Throughout the course of the project, research was fundamental to understanding how the organization worked and what the foster experience was like.
Naturally the first step was to meet the organization’s internal stakeholders. I interviewed everyone with whom I could connect, from the kennel cleaners, to members of the board, to the charismatic founder.
The next step was to meet with the foster parents themselves. I was referred to some by the RDR staff, and spoke with them in their homes or via telephone, but others I ambushed at adoption events where I sat in conversation with them to get to the core of the fostering experience.
Finally I user-tested RDR’s web site using volunteers from a key demographic, twenty-something dog owners. I also conducted a competitive landscape audit to see what similar organizations had on offer.
It took a lot of time and note-taking, but in the end it gave me the insight I needed to help Rocket Dog change the foster experience for the better.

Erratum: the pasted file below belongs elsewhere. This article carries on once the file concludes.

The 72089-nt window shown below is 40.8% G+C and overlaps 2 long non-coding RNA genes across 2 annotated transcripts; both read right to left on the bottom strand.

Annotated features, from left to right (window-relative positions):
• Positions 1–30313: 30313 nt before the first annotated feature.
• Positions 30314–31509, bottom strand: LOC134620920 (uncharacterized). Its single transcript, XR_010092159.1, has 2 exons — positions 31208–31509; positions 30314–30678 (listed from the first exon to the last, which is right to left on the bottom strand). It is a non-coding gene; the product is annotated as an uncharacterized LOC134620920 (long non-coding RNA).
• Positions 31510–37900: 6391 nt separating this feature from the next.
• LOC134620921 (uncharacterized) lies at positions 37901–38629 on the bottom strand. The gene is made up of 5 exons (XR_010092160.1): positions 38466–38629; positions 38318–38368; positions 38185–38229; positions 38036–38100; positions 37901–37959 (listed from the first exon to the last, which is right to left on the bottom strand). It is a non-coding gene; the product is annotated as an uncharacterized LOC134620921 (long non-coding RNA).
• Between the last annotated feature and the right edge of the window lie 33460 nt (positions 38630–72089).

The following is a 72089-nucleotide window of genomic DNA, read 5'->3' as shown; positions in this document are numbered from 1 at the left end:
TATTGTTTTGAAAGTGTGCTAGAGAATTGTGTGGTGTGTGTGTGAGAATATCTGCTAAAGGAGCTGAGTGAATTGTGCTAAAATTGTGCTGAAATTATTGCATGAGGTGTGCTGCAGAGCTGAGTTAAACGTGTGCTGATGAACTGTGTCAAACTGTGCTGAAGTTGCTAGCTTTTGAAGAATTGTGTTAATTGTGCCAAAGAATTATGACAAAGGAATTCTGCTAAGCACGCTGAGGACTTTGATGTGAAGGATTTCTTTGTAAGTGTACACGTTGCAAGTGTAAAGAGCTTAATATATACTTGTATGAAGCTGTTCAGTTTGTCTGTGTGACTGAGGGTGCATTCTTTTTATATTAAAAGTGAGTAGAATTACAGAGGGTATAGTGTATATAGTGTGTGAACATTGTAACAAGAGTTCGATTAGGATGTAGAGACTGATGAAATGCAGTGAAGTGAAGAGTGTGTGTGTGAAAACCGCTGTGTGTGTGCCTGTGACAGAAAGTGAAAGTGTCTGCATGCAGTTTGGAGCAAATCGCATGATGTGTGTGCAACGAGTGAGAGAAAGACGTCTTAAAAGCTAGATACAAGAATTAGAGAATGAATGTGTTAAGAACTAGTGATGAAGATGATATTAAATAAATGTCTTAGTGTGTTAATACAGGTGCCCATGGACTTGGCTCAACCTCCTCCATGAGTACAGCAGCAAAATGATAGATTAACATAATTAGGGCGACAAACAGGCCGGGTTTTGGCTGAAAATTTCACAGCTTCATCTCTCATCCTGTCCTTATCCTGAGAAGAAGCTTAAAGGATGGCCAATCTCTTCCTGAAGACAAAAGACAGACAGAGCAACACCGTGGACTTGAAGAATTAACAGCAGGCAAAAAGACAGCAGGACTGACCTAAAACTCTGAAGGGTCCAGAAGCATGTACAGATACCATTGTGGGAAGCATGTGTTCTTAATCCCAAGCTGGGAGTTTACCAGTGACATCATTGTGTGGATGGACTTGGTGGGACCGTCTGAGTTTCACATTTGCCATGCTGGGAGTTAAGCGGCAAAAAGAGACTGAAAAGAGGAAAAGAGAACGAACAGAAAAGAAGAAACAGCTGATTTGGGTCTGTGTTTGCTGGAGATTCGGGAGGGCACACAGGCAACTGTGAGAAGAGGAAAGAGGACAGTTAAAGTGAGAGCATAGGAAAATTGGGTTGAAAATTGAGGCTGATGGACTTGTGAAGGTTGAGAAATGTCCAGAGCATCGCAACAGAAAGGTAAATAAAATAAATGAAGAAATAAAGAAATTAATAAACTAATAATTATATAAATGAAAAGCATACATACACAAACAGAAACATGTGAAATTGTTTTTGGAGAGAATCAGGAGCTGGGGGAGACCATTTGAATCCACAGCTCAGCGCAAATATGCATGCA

Key User Research Takeaways
Rocket Dog asks a lot of their volunteers and turnover is a big issue.
Fosters mostly came to the organization after finding a dog that needed help, it was a little furry face in need that motivated people to act.
Rocket Dog was organized as a network and not as a hierarchy. Connections and roles were very Ad Hoc and informal, and though it gave the organization great resiliency, it often led volunteers to feel lost - especially those who were new.
Rocket Dog’s website focused almost entirely on adoptions with fostering appearing as only a footnote, despite the fact that fostering is the majority of what the organization does.
Key Changes to the Website
New Content for Fosters